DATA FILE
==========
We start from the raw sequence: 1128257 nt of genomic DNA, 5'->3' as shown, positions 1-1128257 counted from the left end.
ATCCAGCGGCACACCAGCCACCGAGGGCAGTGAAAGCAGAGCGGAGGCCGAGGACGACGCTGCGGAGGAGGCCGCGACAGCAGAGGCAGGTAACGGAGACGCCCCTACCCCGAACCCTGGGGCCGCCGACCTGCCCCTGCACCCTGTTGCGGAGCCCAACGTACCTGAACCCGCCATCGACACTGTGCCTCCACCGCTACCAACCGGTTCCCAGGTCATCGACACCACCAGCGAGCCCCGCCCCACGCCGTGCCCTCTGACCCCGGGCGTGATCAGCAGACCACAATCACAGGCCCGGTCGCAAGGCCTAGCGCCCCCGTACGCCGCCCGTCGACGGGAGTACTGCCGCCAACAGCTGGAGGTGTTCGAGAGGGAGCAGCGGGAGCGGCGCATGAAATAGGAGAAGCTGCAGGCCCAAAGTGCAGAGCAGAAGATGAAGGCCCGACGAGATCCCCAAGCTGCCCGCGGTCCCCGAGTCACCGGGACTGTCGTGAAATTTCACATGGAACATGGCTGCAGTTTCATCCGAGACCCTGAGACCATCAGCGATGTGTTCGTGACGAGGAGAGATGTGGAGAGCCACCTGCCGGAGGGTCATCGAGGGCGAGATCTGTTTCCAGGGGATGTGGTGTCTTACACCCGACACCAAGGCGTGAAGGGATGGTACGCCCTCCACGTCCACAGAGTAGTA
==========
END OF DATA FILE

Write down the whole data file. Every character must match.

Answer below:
We start from the raw sequence: 1128257 nt of genomic DNA, 5'->3' as shown, positions 1-1128257 counted from the left end.
ATCCAGCGGCACACCAGCCACCGAGGGCAGTGAAAGCAGAGCGGAGGCCGAGGACGACGCTGCGGAGGAGGCCGCGACAGCAGAGGCAGGTAACGGAGACGCCCCTACCCCGAACCCTGGGGCCGCCGACCTGCCCCTGCACCCTGTTGCGGAGCCCAACGTACCTGAACCCGCCATCGACACTGTGCCTCCACCGCTACCAACCGGTTCCCAGGTCATCGACACCACCAGCGAGCCCCGCCCCACGCCGTGCCCTCTGACCCCGGGCGTGATCAGCAGACCACAATCACAGGCCCGGTCGCAAGGCCTAGCGCCCCCGTACGCCGCCCGTCGACGGGAGTACTGCCGCCAACAGCTGGAGGTGTTCGAGAGGGAGCAGCGGGAGCGGCGCATGAAATAGGAGAAGCTGCAGGCCCAAAGTGCAGAGCAGAAGATGAAGGCCCGACGAGATCCCCAAGCTGCCCGCGGTCCCCGAGTCACCGGGACTGTCGTGAAATTTCACATGGAACATGGCTGCAGTTTCATCCGAGACCCTGAGACCATCAGCGATGTGTTCGTGACGAGGAGAGATGTGGAGAGCCACCTGCCGGAGGGTCATCGAGGGCGAGATCTGTTTCCAGGGGATGTGGTGTCTTACACCCGACACCAAGGCGTGAAGGGATGGTACGCCCTCCACGTCCACAGAGTAGTA